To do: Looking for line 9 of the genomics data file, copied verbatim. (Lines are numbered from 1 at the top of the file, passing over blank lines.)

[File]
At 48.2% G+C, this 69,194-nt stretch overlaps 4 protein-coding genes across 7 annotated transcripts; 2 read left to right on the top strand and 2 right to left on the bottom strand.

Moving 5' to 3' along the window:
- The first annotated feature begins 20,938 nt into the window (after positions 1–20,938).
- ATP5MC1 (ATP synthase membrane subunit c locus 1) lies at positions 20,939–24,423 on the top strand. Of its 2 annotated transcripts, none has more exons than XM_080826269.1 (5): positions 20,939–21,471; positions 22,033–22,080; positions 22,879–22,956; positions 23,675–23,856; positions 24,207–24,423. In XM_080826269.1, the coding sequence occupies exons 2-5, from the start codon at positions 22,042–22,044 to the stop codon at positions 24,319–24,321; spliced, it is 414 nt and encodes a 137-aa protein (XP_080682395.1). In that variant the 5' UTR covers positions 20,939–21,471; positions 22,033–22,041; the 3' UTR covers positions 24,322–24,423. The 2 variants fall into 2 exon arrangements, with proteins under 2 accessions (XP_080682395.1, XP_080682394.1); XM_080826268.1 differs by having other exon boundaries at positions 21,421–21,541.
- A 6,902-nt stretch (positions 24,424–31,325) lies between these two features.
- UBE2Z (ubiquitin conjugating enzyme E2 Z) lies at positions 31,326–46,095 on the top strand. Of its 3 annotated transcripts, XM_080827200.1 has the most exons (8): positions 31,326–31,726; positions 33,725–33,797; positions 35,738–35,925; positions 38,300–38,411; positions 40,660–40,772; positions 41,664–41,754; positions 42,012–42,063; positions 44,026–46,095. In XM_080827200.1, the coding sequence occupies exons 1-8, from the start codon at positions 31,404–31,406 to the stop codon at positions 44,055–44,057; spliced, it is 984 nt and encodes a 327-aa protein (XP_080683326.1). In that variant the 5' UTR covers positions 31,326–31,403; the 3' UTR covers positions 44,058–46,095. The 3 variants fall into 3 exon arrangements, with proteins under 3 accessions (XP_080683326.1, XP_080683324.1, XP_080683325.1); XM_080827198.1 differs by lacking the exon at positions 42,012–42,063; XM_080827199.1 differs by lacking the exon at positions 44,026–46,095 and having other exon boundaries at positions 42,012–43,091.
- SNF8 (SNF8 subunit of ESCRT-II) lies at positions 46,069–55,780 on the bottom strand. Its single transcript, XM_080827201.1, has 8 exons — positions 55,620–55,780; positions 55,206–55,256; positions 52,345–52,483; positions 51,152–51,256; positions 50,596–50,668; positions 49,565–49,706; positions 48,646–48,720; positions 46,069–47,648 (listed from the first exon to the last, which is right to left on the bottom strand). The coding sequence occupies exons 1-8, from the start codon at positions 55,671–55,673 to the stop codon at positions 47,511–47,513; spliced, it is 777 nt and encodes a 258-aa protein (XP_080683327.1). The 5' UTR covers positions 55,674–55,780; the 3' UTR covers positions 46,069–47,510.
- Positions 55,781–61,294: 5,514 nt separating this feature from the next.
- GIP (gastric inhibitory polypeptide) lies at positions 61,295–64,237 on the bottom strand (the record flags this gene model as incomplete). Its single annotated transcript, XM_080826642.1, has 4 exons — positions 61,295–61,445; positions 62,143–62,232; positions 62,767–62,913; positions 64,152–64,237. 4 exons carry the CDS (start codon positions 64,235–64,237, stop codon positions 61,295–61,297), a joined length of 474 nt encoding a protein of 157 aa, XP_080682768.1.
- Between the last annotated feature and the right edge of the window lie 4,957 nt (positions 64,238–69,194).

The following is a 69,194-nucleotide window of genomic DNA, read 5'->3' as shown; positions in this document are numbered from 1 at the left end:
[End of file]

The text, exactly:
- GIP (gastric inhibitory polypeptide) lies at positions 61,295–64,237 on the bottom strand (the record flags this gene model as incomplete). Its single annotated transcript, XM_080826642.1, has 4 exons — positions 61,295–61,445; positions 62,143–62,232; positions 62,767–62,913; positions 64,152–64,237. 4 exons carry the CDS (start codon positions 64,235–64,237, stop codon positions 61,295–61,297), a joined length of 474 nt encoding a protein of 157 aa, XP_080682768.1.